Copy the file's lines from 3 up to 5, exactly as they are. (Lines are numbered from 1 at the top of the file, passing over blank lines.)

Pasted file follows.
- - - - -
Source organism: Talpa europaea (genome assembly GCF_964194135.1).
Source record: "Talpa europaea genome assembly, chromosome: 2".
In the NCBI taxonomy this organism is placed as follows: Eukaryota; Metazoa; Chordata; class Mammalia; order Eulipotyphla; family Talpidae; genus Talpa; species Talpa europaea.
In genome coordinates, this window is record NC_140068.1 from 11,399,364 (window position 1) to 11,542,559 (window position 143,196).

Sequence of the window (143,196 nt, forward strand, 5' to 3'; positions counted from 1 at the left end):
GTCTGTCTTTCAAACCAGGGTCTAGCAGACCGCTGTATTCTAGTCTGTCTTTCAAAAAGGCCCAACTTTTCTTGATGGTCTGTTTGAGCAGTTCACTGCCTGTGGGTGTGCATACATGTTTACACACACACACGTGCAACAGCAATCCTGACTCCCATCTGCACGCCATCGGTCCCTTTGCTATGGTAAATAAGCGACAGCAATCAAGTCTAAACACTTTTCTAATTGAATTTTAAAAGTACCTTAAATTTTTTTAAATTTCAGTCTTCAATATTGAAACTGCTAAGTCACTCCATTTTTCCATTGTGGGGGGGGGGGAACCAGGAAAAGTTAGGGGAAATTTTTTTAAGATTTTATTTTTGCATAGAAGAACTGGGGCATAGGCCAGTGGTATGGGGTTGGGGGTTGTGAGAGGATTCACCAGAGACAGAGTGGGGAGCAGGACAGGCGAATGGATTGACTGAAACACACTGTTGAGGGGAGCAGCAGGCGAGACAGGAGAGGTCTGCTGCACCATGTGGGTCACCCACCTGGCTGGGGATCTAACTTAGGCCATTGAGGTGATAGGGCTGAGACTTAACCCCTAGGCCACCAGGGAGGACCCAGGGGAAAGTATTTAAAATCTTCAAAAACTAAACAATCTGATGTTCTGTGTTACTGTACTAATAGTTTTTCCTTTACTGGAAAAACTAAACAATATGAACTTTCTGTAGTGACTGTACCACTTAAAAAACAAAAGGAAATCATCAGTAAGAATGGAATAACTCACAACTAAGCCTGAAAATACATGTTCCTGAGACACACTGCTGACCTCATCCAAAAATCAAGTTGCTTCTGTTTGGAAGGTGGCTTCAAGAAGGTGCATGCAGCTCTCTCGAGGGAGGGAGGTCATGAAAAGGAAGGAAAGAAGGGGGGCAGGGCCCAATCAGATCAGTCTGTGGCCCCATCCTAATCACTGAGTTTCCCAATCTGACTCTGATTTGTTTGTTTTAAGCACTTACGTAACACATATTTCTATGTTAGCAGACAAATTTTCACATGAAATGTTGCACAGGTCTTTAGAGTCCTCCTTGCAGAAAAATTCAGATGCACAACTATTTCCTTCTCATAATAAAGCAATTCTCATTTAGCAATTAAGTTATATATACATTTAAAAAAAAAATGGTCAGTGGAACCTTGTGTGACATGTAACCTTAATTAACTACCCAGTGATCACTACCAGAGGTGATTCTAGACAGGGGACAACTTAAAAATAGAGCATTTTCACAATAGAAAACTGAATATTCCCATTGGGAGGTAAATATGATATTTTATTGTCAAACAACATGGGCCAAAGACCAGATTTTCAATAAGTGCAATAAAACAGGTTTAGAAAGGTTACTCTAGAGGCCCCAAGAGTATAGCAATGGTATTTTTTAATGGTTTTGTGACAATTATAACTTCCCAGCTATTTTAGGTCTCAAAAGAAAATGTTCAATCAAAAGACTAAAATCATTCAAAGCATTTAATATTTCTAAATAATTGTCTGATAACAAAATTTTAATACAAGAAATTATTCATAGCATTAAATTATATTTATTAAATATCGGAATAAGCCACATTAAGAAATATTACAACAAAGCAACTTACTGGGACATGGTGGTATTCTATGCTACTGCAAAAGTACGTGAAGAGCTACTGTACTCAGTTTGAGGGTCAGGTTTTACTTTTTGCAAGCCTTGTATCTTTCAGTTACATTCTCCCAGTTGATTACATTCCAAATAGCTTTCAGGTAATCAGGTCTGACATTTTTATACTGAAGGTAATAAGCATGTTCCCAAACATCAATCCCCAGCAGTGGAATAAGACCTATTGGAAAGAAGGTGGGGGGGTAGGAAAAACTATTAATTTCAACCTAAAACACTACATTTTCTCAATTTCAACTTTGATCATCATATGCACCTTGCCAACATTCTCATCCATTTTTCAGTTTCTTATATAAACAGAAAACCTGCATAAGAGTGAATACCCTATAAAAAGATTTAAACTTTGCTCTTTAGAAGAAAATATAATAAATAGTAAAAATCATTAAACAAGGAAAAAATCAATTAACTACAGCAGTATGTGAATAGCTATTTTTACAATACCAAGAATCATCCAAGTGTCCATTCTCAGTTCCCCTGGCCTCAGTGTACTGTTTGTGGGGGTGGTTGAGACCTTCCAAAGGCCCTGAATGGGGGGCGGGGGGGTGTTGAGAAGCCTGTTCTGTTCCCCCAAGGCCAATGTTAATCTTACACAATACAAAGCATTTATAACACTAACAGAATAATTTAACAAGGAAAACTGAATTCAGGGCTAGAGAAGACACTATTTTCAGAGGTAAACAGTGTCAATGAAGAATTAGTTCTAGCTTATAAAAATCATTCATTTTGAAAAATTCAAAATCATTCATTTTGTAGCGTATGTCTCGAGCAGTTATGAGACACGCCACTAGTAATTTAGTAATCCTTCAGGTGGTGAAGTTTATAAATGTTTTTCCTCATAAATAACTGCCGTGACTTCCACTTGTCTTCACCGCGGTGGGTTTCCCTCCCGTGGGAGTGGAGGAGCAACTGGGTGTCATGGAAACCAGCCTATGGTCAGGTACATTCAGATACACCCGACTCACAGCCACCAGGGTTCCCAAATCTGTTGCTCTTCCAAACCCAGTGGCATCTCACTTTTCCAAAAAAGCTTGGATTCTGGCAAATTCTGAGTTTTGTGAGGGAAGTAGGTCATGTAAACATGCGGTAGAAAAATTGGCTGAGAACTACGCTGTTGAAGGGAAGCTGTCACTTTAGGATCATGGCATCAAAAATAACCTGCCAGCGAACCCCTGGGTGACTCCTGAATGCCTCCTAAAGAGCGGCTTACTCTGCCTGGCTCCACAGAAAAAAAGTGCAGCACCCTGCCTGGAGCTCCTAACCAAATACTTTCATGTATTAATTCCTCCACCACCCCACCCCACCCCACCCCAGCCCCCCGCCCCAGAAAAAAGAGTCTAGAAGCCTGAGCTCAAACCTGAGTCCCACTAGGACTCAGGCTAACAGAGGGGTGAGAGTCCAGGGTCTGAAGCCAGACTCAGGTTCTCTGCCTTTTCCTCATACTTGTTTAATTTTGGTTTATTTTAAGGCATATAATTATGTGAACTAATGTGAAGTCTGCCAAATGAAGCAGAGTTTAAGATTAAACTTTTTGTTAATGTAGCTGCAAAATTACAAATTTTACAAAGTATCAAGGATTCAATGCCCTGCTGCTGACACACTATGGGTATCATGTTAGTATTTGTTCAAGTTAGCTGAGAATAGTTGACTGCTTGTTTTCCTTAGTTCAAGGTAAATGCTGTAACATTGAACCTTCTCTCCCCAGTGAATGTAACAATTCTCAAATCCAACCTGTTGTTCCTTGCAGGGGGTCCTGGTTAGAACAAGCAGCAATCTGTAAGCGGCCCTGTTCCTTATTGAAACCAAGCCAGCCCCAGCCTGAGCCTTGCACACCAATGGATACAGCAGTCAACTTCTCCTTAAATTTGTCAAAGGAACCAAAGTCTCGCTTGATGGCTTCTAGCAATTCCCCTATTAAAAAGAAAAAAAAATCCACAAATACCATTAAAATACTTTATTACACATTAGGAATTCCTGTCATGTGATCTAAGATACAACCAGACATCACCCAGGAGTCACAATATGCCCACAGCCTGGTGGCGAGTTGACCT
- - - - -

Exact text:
In the NCBI taxonomy this organism is placed as follows: Eukaryota; Metazoa; Chordata; class Mammalia; order Eulipotyphla; family Talpidae; genus Talpa; species Talpa europaea.
In genome coordinates, this window is record NC_140068.1 from 11,399,364 (window position 1) to 11,542,559 (window position 143,196).

Sequence of the window (143,196 nt, forward strand, 5' to 3'; positions counted from 1 at the left end):